A Rock of Gibraltar Size Asteroid Is Hurtling Toward Earth
Look up, its potentially dangerous. There is an asteroid as big as the Rock of Gibraltar is about to zip past Earth on April 19 at a relatively safe but dangerously close distance, according to astronomers.
According to NASA: “Although there is no possibility for the asteroid to collide with our planet, this will be a very close approach for an asteroid this size,” Called 2014-JO25 and approximately 1.5 km across, it will come within 1.8 million kilometers (1.1 million miles) of Earth. This distance is less than five times the distance to the Moon.
It will pass closest to Earth after having circled around the Sun. 2014-J25’s will then stay on path towards Jupiter before heading back toward the center of our Solar System. The next close encounter with a big rock will not happen before 2027, when the 1.5 km wide asteroid 199-AN10 will fly by at just one lunar distance, about 380,000 km (236,000 miles).
The last time 2014-JO25 was in our close neighborhood was 400 years ago, and its next encounter with Earth won’t happen until sometime after 2600. The April 19 flyby is an “outstanding opportunity” for astronomers and amateur stargazers, NASA said.
Given its incredible size, the asteroid has been nicknamed “The Rock” in honor of entertainer and all around good guy, Dwayne Johnson.
“Astronomers plan to observe it with telescopes around the world to learn as much about it as possible,” the US space agency noted. Besides its size and trajectory, scientists also know that its surface is twice as reflective as that of the Moon. It should be visible with a small optical telescope for one or two nights before moving out of range.
2014-J25 was discovered in May 2014 by astronomers at the Catalina Sky Survey near Tucson, Arizona. Also on April 19, a comet known as PanSTARRS will make its closest approach to Earth at a “very safe” distance of 175 million km (109 million miles), according to NASA.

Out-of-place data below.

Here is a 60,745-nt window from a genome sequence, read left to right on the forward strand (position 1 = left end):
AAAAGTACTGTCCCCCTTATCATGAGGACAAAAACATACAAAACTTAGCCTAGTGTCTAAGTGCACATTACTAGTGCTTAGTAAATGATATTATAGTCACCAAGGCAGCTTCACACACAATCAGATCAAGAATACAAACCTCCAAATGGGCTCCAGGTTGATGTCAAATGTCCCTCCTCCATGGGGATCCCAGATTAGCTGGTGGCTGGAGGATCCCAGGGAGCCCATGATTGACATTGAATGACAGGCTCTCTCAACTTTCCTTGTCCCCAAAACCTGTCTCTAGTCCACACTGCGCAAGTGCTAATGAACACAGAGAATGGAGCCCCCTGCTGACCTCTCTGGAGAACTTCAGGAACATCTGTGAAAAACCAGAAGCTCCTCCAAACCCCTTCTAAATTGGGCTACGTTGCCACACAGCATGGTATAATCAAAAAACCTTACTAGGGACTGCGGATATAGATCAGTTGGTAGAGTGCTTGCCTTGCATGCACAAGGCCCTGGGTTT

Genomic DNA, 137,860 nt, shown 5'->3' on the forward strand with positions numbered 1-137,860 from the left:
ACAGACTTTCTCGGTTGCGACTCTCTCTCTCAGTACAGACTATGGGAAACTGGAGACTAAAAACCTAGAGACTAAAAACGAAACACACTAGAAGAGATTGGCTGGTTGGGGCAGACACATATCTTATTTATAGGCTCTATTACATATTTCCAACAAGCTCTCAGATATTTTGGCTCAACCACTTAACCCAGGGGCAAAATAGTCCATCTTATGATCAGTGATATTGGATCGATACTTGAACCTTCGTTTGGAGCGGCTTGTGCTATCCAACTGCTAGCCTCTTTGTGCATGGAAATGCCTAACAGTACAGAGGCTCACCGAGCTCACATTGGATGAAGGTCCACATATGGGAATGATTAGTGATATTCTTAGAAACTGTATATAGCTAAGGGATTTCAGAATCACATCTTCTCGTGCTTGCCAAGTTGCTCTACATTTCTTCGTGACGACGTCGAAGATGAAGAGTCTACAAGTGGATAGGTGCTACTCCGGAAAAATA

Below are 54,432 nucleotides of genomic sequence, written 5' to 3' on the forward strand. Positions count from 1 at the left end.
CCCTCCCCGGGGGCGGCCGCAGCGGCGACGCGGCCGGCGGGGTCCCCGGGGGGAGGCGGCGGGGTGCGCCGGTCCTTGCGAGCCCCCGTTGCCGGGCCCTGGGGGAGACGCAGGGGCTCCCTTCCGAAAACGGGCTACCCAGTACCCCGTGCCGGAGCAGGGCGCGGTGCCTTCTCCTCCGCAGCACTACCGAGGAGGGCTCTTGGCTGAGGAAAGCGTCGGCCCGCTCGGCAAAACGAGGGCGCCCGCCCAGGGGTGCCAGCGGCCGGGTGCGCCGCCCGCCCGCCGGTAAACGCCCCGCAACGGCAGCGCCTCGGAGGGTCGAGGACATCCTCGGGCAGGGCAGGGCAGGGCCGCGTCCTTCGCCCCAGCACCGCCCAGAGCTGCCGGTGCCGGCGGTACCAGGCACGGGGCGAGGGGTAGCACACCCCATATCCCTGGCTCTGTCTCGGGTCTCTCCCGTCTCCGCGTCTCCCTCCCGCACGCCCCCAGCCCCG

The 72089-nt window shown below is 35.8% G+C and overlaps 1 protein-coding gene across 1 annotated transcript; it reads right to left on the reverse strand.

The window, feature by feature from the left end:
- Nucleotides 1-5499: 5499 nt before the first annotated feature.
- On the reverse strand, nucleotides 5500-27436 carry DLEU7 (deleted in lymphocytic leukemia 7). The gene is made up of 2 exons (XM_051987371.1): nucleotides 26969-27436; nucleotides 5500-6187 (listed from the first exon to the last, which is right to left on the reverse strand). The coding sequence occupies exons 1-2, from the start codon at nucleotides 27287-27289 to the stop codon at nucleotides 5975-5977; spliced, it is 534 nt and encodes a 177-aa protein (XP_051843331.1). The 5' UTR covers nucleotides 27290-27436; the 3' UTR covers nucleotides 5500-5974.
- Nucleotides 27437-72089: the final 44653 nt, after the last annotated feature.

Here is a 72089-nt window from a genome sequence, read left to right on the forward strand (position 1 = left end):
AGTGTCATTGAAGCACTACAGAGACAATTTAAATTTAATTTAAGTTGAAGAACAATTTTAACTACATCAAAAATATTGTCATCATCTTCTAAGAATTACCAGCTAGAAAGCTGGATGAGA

The comet has brightened recently and should be visible in the dawn sky with binoculars or a small telescope. Asteroids are composed of rocky and metallic material, whereas comets — generally smaller — are more typically made of ice, dust, and rocky stuff. Both were formed early in the history of the solar system some 4.5 billion years ago. Source: Physics-Astronomy
Watch The Close Approach LIVE And Online
Slooh astronomers will be tracking the asteroid and submitting data to the Minor Planet Center in order to better understand its physical properties. During the live show, Slooh host, Gerard Monteux, will be joined by J. L. Galache, founder of Aten Engineering, as well as Slooh astronomers Paul Cox and Bob Berman.
They’ll come together to discuss the asteroid, its discovery, and how we might stop an asteroid of this size should one be discovered on a collision course with Earth. Slooh will cover the asteroid from its flagship observatory at the Institute of Astrophysics of the Canary Islands, one of the finest observatory sites in the world.
Slooh routinely tracks potentially hazardous objects for the general public to view live (both asteroids and comets) whose sizes are large enough, and whose orbits take them near enough to our planet, that they have the potential to cause significant damage in the event of an impact. Slooh’s live asteroid shows have attracted millions of viewers, and Slooh has become a leading voice to help ensure that public awareness does not wane.
Live stream starts: 4:00 pm PDT / 7:00 pm EDT / 23:00 UTC
Live stream ends: 4:30 pm PDT / 7:30 pm EDT / 23:30 UTC
International timing: http://bit.ly/2oSjUSB
See Slooh’s live coverage:
Astronomers first learned about “The Rock” three years ago —Not much is known about the asteroid itself, including its makeup — Estimates put it between 650 meters and 1.4 kilometers. ..moving at about 33 meters per second
The asteroid will come within 4.6 lunar distances of the Earth — when it makes its close approach on the 19th.(US time) Slooh astronomers will be tracking the asteroid